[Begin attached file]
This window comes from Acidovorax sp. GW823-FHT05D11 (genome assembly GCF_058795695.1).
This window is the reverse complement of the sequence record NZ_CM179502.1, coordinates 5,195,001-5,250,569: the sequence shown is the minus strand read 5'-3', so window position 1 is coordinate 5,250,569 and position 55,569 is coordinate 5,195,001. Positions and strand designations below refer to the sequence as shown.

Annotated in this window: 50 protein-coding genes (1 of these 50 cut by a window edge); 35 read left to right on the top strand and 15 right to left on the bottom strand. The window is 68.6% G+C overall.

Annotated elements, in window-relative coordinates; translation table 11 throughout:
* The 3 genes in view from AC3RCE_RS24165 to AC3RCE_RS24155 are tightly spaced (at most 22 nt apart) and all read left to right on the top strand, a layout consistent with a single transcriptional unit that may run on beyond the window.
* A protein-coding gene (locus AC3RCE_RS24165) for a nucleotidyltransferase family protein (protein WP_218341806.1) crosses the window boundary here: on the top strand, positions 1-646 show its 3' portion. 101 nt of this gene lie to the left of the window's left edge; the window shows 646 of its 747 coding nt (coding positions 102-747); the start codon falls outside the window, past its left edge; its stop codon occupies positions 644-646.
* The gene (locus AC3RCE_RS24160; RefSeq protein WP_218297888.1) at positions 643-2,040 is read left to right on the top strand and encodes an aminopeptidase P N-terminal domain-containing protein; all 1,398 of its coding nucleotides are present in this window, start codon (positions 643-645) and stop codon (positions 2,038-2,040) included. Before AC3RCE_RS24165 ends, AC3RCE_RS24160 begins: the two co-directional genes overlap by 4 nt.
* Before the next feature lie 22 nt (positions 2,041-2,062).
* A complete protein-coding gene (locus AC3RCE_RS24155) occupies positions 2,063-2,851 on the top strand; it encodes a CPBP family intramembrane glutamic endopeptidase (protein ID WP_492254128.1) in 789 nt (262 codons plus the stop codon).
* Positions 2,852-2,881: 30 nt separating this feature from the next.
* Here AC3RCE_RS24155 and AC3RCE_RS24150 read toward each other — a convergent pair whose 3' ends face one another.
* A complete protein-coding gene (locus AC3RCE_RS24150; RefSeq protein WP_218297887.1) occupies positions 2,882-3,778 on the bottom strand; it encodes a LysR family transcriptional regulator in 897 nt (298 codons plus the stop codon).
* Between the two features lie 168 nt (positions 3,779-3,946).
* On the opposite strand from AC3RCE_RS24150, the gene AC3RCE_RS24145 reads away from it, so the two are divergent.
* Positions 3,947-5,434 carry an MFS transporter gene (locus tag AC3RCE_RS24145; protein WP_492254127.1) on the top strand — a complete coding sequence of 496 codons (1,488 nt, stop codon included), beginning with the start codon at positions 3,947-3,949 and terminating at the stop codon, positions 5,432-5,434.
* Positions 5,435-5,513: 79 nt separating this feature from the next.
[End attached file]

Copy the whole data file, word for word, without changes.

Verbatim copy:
This window comes from Acidovorax sp. GW823-FHT05D11 (genome assembly GCF_058795695.1).
This window is the reverse complement of the sequence record NZ_CM179502.1, coordinates 5,195,001-5,250,569: the sequence shown is the minus strand read 5'-3', so window position 1 is coordinate 5,250,569 and position 55,569 is coordinate 5,195,001. Positions and strand designations below refer to the sequence as shown.

Annotated in this window: 50 protein-coding genes (1 of these 50 cut by a window edge); 35 read left to right on the top strand and 15 right to left on the bottom strand. The window is 68.6% G+C overall.

Annotated elements, in window-relative coordinates; translation table 11 throughout:
* The 3 genes in view from AC3RCE_RS24165 to AC3RCE_RS24155 are tightly spaced (at most 22 nt apart) and all read left to right on the top strand, a layout consistent with a single transcriptional unit that may run on beyond the window.
* A protein-coding gene (locus AC3RCE_RS24165) for a nucleotidyltransferase family protein (protein WP_218341806.1) crosses the window boundary here: on the top strand, positions 1-646 show its 3' portion. 101 nt of this gene lie to the left of the window's left edge; the window shows 646 of its 747 coding nt (coding positions 102-747); the start codon falls outside the window, past its left edge; its stop codon occupies positions 644-646.
* The gene (locus AC3RCE_RS24160; RefSeq protein WP_218297888.1) at positions 643-2,040 is read left to right on the top strand and encodes an aminopeptidase P N-terminal domain-containing protein; all 1,398 of its coding nucleotides are present in this window, start codon (positions 643-645) and stop codon (positions 2,038-2,040) included. Before AC3RCE_RS24165 ends, AC3RCE_RS24160 begins: the two co-directional genes overlap by 4 nt.
* Before the next feature lie 22 nt (positions 2,041-2,062).
* A complete protein-coding gene (locus AC3RCE_RS24155) occupies positions 2,063-2,851 on the top strand; it encodes a CPBP family intramembrane glutamic endopeptidase (protein ID WP_492254128.1) in 789 nt (262 codons plus the stop codon).
* Positions 2,852-2,881: 30 nt separating this feature from the next.
* Here AC3RCE_RS24155 and AC3RCE_RS24150 read toward each other — a convergent pair whose 3' ends face one another.
* A complete protein-coding gene (locus AC3RCE_RS24150; RefSeq protein WP_218297887.1) occupies positions 2,882-3,778 on the bottom strand; it encodes a LysR family transcriptional regulator in 897 nt (298 codons plus the stop codon).
* Between the two features lie 168 nt (positions 3,779-3,946).
* On the opposite strand from AC3RCE_RS24150, the gene AC3RCE_RS24145 reads away from it, so the two are divergent.
* Positions 3,947-5,434 carry an MFS transporter gene (locus tag AC3RCE_RS24145; protein WP_492254127.1) on the top strand — a complete coding sequence of 496 codons (1,488 nt, stop codon included), beginning with the start codon at positions 3,947-3,949 and terminating at the stop codon, positions 5,432-5,434.
* Positions 5,435-5,513: 79 nt separating this feature from the next.